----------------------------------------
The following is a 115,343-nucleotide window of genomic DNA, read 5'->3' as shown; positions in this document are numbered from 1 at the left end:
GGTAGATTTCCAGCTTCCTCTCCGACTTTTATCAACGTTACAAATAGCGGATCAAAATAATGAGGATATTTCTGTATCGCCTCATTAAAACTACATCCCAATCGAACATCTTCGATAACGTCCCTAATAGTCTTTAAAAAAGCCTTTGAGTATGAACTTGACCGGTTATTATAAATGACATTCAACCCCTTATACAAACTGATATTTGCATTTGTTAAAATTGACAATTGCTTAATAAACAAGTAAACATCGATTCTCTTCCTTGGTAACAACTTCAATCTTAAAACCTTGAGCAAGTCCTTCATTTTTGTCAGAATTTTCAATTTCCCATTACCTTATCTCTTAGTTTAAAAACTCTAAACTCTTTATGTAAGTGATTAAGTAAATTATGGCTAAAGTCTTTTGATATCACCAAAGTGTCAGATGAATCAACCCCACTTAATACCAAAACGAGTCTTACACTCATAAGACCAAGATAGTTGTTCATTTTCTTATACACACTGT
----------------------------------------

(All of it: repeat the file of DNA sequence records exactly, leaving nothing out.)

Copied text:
The following is a 115,343-nucleotide window of genomic DNA, read 5'->3' as shown; positions in this document are numbered from 1 at the left end:
GGTAGATTTCCAGCTTCCTCTCCGACTTTTATCAACGTTACAAATAGCGGATCAAAATAATGAGGATATTTCTGTATCGCCTCATTAAAACTACATCCCAATCGAACATCTTCGATAACGTCCCTAATAGTCTTTAAAAAAGCCTTTGAGTATGAACTTGACCGGTTATTATAAATGACATTCAACCCCTTATACAAACTGATATTTGCATTTGTTAAAATTGACAATTGCTTAATAAACAAGTAAACATCGATTCTCTTCCTTGGTAACAACTTCAATCTTAAAACCTTGAGCAAGTCCTTCATTTTTGTCAGAATTTTCAATTTCCCATTACCTTATCTCTTAGTTTAAAAACTCTAAACTCTTTATGTAAGTGATTAAGTAAATTATGGCTAAAGTCTTTTGATATCACCAAAGTGTCAGATGAATCAACCCCACTTAATACCAAAACGAGTCTTACACTCATAAGACCAAGATAGTTGTTCATTTTCTTATACACACTGT